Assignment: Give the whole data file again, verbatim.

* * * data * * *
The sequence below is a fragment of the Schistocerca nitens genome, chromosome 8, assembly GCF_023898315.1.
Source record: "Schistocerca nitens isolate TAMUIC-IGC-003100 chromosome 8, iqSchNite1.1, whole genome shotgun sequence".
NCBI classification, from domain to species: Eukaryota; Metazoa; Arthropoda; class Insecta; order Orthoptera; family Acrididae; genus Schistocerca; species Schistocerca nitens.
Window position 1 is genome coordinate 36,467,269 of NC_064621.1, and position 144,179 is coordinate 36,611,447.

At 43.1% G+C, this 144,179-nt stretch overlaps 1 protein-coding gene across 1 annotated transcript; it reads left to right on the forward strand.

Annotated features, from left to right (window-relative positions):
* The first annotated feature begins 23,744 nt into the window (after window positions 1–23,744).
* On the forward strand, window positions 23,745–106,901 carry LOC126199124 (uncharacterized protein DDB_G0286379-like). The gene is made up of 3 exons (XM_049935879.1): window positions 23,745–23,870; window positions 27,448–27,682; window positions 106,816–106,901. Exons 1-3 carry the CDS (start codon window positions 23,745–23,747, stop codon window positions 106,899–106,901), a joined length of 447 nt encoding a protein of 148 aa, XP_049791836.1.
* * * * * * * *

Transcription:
The sequence below is a fragment of the Schistocerca nitens genome, chromosome 8, assembly GCF_023898315.1.
Source record: "Schistocerca nitens isolate TAMUIC-IGC-003100 chromosome 8, iqSchNite1.1, whole genome shotgun sequence".
NCBI classification, from domain to species: Eukaryota; Metazoa; Arthropoda; class Insecta; order Orthoptera; family Acrididae; genus Schistocerca; species Schistocerca nitens.
Window position 1 is genome coordinate 36,467,269 of NC_064621.1, and position 144,179 is coordinate 36,611,447.

At 43.1% G+C, this 144,179-nt stretch overlaps 1 protein-coding gene across 1 annotated transcript; it reads left to right on the forward strand.

Annotated features, from left to right (window-relative positions):
* The first annotated feature begins 23,744 nt into the window (after window positions 1–23,744).
* On the forward strand, window positions 23,745–106,901 carry LOC126199124 (uncharacterized protein DDB_G0286379-like). The gene is made up of 3 exons (XM_049935879.1): window positions 23,745–23,870; window positions 27,448–27,682; window positions 106,816–106,901. Exons 1-3 carry the CDS (start codon window positions 23,745–23,747, stop codon window positions 106,899–106,901), a joined length of 447 nt encoding a protein of 148 aa, XP_049791836.1.